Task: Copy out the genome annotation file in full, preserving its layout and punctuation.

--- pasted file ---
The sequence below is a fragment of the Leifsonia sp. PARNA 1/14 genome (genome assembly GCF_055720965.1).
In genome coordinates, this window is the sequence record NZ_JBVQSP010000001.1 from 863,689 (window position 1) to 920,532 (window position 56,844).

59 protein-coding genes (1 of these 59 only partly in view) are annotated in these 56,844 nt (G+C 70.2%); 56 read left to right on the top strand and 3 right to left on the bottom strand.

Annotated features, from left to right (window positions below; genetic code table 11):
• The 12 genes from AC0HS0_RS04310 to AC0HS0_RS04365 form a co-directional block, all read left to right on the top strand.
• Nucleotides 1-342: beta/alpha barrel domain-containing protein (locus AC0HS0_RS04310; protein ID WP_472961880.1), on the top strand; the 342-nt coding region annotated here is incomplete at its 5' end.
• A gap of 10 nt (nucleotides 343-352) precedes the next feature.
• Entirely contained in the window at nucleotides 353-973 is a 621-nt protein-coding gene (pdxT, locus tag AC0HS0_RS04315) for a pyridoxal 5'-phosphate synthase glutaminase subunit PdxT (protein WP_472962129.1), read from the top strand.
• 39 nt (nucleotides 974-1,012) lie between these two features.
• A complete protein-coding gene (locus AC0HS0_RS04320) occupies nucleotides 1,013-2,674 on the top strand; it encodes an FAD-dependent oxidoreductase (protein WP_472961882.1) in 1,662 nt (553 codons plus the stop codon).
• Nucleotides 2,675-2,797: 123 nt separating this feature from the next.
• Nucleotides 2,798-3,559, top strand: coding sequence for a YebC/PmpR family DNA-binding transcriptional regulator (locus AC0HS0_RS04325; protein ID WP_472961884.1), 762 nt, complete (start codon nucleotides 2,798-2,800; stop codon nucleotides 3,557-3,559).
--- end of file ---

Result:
The sequence below is a fragment of the Leifsonia sp. PARNA 1/14 genome (genome assembly GCF_055720965.1).
In genome coordinates, this window is the sequence record NZ_JBVQSP010000001.1 from 863,689 (window position 1) to 920,532 (window position 56,844).

59 protein-coding genes (1 of these 59 only partly in view) are annotated in these 56,844 nt (G+C 70.2%); 56 read left to right on the top strand and 3 right to left on the bottom strand.

Annotated features, from left to right (window positions below; genetic code table 11):
• The 12 genes from AC0HS0_RS04310 to AC0HS0_RS04365 form a co-directional block, all read left to right on the top strand.
• Nucleotides 1-342: beta/alpha barrel domain-containing protein (locus AC0HS0_RS04310; protein ID WP_472961880.1), on the top strand; the 342-nt coding region annotated here is incomplete at its 5' end.
• A gap of 10 nt (nucleotides 343-352) precedes the next feature.
• Entirely contained in the window at nucleotides 353-973 is a 621-nt protein-coding gene (pdxT, locus tag AC0HS0_RS04315) for a pyridoxal 5'-phosphate synthase glutaminase subunit PdxT (protein WP_472962129.1), read from the top strand.
• 39 nt (nucleotides 974-1,012) lie between these two features.
• A complete protein-coding gene (locus AC0HS0_RS04320) occupies nucleotides 1,013-2,674 on the top strand; it encodes an FAD-dependent oxidoreductase (protein WP_472961882.1) in 1,662 nt (553 codons plus the stop codon).
• Nucleotides 2,675-2,797: 123 nt separating this feature from the next.
• Nucleotides 2,798-3,559, top strand: coding sequence for a YebC/PmpR family DNA-binding transcriptional regulator (locus AC0HS0_RS04325; protein ID WP_472961884.1), 762 nt, complete (start codon nucleotides 2,798-2,800; stop codon nucleotides 3,557-3,559).